I visited the capital of Malaysia last week for the annual East Asian Regional Council of Schools (EARCOS) conference for administrators in international schools. Most of my time was spent at workshops, speeches and receptions, but I did get out a bit to see some of the city and meet the people of Kuala Lumpur (KL). Malaysia is interesting to me because it is a moderate Islamic country. The Malays converted to Islam through interaction with Arab traders in the 1400s. 60% of the population of the country is ethnically Malay, with significant Chinese and Indian populations. There were also lots of European tourists and residents. The Chinese and Indians are allowed to practice their religions, in fact, the city was full of color and light celebrating Deepavali, the Hindu festival of lights. I got the impression that the three groups tolerate each other and there is not much interaction.
The contrast between a Chinese woman in tight shorts and a low cut shirt to a Malay woman with a headscarf and long robes was striking. As with many Islamic countries, inter Islamic tourism was apparent, but there is a disturbing trend (in my opinion) of Malays becoming more fundamentalist and women dressing in the full, black covering like I saw in the gulf region. Indian and Chinese taxi drivers complained about the dominance of the Malays in a humorous way.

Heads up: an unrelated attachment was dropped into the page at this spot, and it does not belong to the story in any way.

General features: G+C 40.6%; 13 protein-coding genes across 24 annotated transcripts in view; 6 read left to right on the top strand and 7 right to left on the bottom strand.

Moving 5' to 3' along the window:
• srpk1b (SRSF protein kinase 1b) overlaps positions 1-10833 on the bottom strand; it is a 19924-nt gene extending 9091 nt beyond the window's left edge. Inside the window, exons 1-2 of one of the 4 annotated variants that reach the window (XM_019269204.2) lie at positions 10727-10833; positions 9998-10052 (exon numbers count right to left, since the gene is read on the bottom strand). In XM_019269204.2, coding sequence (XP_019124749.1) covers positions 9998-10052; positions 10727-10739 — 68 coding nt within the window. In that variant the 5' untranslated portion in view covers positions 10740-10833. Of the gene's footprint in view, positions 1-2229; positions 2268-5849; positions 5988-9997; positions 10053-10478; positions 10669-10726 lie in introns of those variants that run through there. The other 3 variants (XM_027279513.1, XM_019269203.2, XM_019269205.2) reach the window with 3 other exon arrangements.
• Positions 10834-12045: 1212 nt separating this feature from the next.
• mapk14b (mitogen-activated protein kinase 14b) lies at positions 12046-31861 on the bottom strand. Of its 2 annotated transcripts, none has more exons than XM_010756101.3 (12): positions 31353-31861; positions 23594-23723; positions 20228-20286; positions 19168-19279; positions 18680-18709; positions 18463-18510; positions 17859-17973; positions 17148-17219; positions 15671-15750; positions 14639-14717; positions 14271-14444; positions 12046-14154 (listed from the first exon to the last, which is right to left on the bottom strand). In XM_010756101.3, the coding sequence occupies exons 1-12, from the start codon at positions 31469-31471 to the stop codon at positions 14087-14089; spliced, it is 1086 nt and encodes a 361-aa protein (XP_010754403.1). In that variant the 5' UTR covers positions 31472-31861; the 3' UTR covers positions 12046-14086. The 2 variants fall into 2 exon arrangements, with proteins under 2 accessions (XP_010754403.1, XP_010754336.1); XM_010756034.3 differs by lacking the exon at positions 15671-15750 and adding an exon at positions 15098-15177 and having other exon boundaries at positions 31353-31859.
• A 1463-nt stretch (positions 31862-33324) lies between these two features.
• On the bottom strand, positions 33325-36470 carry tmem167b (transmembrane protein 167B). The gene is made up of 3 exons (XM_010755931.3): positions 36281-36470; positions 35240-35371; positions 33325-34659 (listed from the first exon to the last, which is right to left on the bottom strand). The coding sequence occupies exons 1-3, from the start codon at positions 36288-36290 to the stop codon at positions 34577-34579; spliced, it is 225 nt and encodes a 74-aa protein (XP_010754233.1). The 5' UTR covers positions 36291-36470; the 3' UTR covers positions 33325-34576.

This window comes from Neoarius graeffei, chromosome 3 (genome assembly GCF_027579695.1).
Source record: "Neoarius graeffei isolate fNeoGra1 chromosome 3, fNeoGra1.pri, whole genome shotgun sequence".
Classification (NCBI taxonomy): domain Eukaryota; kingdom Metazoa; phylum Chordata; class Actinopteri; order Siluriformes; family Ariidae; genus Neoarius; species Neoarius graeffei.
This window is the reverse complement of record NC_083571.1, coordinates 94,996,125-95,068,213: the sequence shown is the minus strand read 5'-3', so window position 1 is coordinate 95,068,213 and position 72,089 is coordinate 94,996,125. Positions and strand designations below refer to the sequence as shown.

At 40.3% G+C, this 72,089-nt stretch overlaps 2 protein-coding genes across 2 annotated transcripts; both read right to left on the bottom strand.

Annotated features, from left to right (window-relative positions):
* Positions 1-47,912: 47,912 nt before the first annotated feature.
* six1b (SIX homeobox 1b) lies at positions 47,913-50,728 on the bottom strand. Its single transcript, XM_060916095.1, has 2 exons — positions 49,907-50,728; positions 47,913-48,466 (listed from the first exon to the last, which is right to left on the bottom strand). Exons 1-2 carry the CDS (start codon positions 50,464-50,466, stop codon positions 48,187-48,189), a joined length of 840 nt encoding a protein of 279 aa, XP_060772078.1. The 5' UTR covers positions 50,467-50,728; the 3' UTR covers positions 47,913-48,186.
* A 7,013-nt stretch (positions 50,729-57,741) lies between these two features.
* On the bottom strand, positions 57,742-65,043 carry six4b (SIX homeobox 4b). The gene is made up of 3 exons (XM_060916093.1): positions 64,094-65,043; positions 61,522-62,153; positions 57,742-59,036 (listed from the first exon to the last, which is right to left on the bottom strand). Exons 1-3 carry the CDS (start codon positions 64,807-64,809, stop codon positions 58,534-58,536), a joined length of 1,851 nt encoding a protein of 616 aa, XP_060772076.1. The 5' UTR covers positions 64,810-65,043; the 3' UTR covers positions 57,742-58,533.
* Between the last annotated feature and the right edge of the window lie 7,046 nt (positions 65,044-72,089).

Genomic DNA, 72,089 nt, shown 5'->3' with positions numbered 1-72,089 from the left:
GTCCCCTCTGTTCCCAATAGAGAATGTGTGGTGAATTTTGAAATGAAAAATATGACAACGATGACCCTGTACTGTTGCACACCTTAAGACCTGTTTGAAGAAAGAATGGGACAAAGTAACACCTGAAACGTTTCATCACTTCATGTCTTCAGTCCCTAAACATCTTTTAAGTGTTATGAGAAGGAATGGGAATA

The Petronas Towers look like a huge alien “death star-like” ship that has landed on earth. They are absolutely massive and show off the wealth generated by Petronas, the government petroleum company. They dwarfed the Exxon Mobil building across the park from the towers. We were staying at a hotel on the park in front of the Towers. The 1.3 kilometer loop was convenient to run in an otherwise cement city. The traffic is lighter than Bangkok and Macau, however.
The city was built in a tropical rainforest and before I left, I managed a short trip in the rain over to the botanical gardens. I wanted to see some of the distinctive plants and birds of the Old World Tropics. The lipstick palm (Cyrtostachys renda) did not disappoint and they had a great collection of storks which visitors could approach quite closely. It is an impressive conservation area in a city of over 7 million people. I loved the sound of the branch-broom sweeping away the leaves on the sidewalks in the morning. An action that is found worldwide in the tropics.
I will be visiting Singapore over the Christmas and New Year holidays and hope to get back into explore some more of Malaysia. As with almost every country, it has a more laid back feel than Japan and has an interesting ethnic mix, different from homogeneous Japan which makes it a nice get away.